Federal agents raid medical marijuana businesses

March 14, 2011

Kristen Cates, Great Falls Tribune

Federal and local law enforcement officials raided medical marijuana operations in at least six Montana cities Monday. According to the Oakland, Calif.-based pro-medical marijuana group Americans for Safe Access, at least 10 businesses were raided across the state, including in Helena, Missoula, Belgrade, Columbia Falls, Bozeman and Billings.

According to a search and seizure warrant served at one of the raided facilities, officials were looking for evidence of illegal drug trafficking offenses in violation of federal law.

Under state law registered patients are allowed to use limited amounts of the drug for certain health conditions, and registered caregivers can grow up to six plants per registered patient.

Federal agents with the Bureau of Alcohol, Tobacco and Firearms, the Federal Bureau of Investigation and the Drug Enforcement Administration were seen clearing hundreds of marijuana plants out of Montana Cannabis' greenhouses Monday as local law enforcement officials stood by outside the building. Montana Cannabis, with one facility just west of Helena, is one of the state's largest medical marijuana operations.

Several employees were also detained for questioning.

According to Chris Williams, one of the owners of Montana Cannabis, one employee was arrested on an unrelated outstanding warrant but no other arrests were made.

According to Williams, agents were executing a warrant signed by U.S. Magistrate Judge Jeremiah C. Lynch of Missoula.

A copy of the warrant served at a different facility and also signed by Lynch states that the warrant was issued on Friday but that officials had until March 24 to execute the search. It is not clear if more raids are planned in the coming days or weeks.

According to the warrant, agents were authorized to seize everything from marijuana and hashish and Ziploc bags to cell phones, computers and medical marijuana patient lists.

"(Judge Lynch) authorized federal agents to come in and enforce federal law above state law," Williams said. "This is a state issue not a federal issue. There shouldn't be federal agents on my ground when we've done everything we can to do this right."

Local officials in Lewis and Clark and Flathead counties confirmed their agencies' involvement but directed media inquiries to the U.S. Attorney's office.

Victoria Francis, assistant U.S. Attorney for the District of Montana, declined to comment on the raids other than to say that the U.S. Attorney's office would be issuing a press release in the coming days. Officers at the scene near Helena also refused to comment.

Williams told reporters that agents showed up without warning at the greenhouse west of Helena around 10 a.m. Monday. Williams said armed agents burst into the business with guns drawn and ordered employees to get down on the ground.

At least eight hand-cuffed people could be seen through the chain link fence that surrounds the facility. Several employees were released after questioning.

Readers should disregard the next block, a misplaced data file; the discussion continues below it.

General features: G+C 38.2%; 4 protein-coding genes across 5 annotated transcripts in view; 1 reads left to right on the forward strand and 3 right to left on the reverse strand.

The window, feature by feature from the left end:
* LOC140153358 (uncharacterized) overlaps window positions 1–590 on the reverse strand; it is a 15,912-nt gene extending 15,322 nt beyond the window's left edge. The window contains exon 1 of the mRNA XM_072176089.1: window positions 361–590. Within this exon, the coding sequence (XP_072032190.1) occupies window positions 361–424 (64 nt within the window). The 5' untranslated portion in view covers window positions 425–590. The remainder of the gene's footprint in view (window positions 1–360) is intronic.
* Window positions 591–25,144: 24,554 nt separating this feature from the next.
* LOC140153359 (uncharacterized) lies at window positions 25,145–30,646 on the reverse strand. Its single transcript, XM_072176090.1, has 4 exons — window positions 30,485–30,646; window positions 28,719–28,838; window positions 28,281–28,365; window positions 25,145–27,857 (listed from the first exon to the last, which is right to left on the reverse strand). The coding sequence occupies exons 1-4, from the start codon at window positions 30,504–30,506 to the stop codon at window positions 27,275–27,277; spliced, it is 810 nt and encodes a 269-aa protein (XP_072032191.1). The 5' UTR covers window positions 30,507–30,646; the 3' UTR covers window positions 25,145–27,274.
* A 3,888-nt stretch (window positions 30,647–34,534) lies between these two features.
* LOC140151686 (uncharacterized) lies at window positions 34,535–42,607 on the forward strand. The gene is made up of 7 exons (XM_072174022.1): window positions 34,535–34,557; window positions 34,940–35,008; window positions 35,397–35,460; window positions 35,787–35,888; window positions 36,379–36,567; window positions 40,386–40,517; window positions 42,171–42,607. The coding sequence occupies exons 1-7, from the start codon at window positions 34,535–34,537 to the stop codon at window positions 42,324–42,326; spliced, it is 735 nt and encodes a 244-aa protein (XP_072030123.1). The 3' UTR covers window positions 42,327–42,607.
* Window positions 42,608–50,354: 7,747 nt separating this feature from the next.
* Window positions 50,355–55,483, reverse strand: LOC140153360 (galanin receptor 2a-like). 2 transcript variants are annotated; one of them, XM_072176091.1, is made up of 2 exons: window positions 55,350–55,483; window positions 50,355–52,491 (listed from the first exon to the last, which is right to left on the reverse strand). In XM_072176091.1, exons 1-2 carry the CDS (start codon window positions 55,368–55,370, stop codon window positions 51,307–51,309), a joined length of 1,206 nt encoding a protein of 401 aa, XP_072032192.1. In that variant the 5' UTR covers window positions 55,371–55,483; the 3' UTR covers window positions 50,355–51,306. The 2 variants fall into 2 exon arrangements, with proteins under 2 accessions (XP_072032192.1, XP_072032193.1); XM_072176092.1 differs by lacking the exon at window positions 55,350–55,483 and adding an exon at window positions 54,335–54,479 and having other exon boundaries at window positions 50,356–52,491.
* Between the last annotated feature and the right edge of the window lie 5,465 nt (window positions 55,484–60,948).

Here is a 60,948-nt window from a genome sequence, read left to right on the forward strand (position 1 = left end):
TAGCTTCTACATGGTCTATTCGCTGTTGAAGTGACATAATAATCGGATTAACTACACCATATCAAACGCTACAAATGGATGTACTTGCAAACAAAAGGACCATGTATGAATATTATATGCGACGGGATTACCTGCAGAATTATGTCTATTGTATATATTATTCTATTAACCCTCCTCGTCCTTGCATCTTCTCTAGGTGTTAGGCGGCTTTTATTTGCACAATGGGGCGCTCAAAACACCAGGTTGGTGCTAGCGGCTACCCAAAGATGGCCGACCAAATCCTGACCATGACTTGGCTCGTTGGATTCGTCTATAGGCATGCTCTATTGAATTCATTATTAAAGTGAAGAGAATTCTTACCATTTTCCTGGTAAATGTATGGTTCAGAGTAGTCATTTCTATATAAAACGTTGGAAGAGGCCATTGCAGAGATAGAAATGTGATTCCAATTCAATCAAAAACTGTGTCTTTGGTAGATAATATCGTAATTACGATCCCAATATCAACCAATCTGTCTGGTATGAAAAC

Federal agents donning paper masks, respirators, and what appeared to be oxygen masks attached to large yellow tanks, were seen through the large glass windows of the greenhouse, pulling plants from their black plastic pots and removing them from the building.

Medical marijuana supporters were outraged at the timing and scope of Monday's raids as lawmakers at the state Capitol continue to debate the future of Montana's medical marijuana law.

Tom Daubert, one of the lead authors of the 2004 marijuana law and founder of the pro-medical marijuana group Patients and Families United, condemned Monday's raids, calling them "calculated and political on the part of the federal government."

"Montanans have now spent nearly a year defining problem areas and proposing solutions to our law," Daubert said. "We are now at the height of the process of evaluating those choices and decisions and making those choices and decisions. I think all Montanans, regardless of our agreement or disagreement on medical marijuana, should unite in condemning the federal government for intruding in this way at this critical decision-making moment."

Until November Daubert was a part owner of Montana Cannabis. Daubert said he no longer has a financial stake in any medical marijuana caregiver operations.

As the raids were under way, lawmakers on the Senate Judiciary Committee were in the process of voting on a House-passed measure to repeal the 2004 voter-approved Medical Marijuana Act. The panel failed to pass the measure on a 6-6 vote.

Barb Trego, a medical marijuana patent and the mother of one of the Montana Cannabis employees who was detained, came in tears from the Capitol to the greenhouse business. Trego said word that the raids were under way spread via text messages as she was sitting in the committee room listening to lawmakers debate the repeal measure.

Trego said she believed some of the senators who voted for repeal of the state's medical marijuana law had advance notice of the raids.

"Those smug senators that voted against it were sitting there laughing because they knew all of this was going on," Trego said. "Even though the vote didn't go their way they were all smiling at us."

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